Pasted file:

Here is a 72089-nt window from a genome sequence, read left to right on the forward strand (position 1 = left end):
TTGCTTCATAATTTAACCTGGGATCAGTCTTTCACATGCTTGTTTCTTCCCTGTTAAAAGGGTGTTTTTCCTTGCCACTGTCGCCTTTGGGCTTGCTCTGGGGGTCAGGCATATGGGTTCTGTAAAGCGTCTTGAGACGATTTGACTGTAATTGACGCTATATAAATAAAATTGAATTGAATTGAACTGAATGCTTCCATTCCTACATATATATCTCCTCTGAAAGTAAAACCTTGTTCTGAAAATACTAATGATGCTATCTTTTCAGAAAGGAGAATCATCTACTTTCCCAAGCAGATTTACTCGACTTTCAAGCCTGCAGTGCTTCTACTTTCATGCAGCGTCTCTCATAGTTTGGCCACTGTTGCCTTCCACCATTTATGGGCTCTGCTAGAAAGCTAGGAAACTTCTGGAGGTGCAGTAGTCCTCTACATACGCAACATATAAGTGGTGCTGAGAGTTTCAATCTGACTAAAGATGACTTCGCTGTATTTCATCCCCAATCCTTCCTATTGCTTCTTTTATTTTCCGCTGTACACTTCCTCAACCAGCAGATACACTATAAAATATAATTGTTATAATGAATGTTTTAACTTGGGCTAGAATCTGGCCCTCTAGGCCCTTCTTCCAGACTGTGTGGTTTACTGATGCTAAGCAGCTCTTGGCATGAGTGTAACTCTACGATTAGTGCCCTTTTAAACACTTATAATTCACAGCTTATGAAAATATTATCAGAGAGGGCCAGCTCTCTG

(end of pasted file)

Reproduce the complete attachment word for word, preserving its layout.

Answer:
Here is a 72089-nt window from a genome sequence, read left to right on the forward strand (position 1 = left end):
TTGCTTCATAATTTAACCTGGGATCAGTCTTTCACATGCTTGTTTCTTCCCTGTTAAAAGGGTGTTTTTCCTTGCCACTGTCGCCTTTGGGCTTGCTCTGGGGGTCAGGCATATGGGTTCTGTAAAGCGTCTTGAGACGATTTGACTGTAATTGACGCTATATAAATAAAATTGAATTGAATTGAACTGAATGCTTCCATTCCTACATATATATCTCCTCTGAAAGTAAAACCTTGTTCTGAAAATACTAATGATGCTATCTTTTCAGAAAGGAGAATCATCTACTTTCCCAAGCAGATTTACTCGACTTTCAAGCCTGCAGTGCTTCTACTTTCATGCAGCGTCTCTCATAGTTTGGCCACTGTTGCCTTCCACCATTTATGGGCTCTGCTAGAAAGCTAGGAAACTTCTGGAGGTGCAGTAGTCCTCTACATACGCAACATATAAGTGGTGCTGAGAGTTTCAATCTGACTAAAGATGACTTCGCTGTATTTCATCCCCAATCCTTCCTATTGCTTCTTTTATTTTCCGCTGTACACTTCCTCAACCAGCAGATACACTATAAAATATAATTGTTATAATGAATGTTTTAACTTGGGCTAGAATCTGGCCCTCTAGGCCCTTCTTCCAGACTGTGTGGTTTACTGATGCTAAGCAGCTCTTGGCATGAGTGTAACTCTACGATTAGTGCCCTTTTAAACACTTATAATTCACAGCTTATGAAAATATTATCAGAGAGGGCCAGCTCTCTG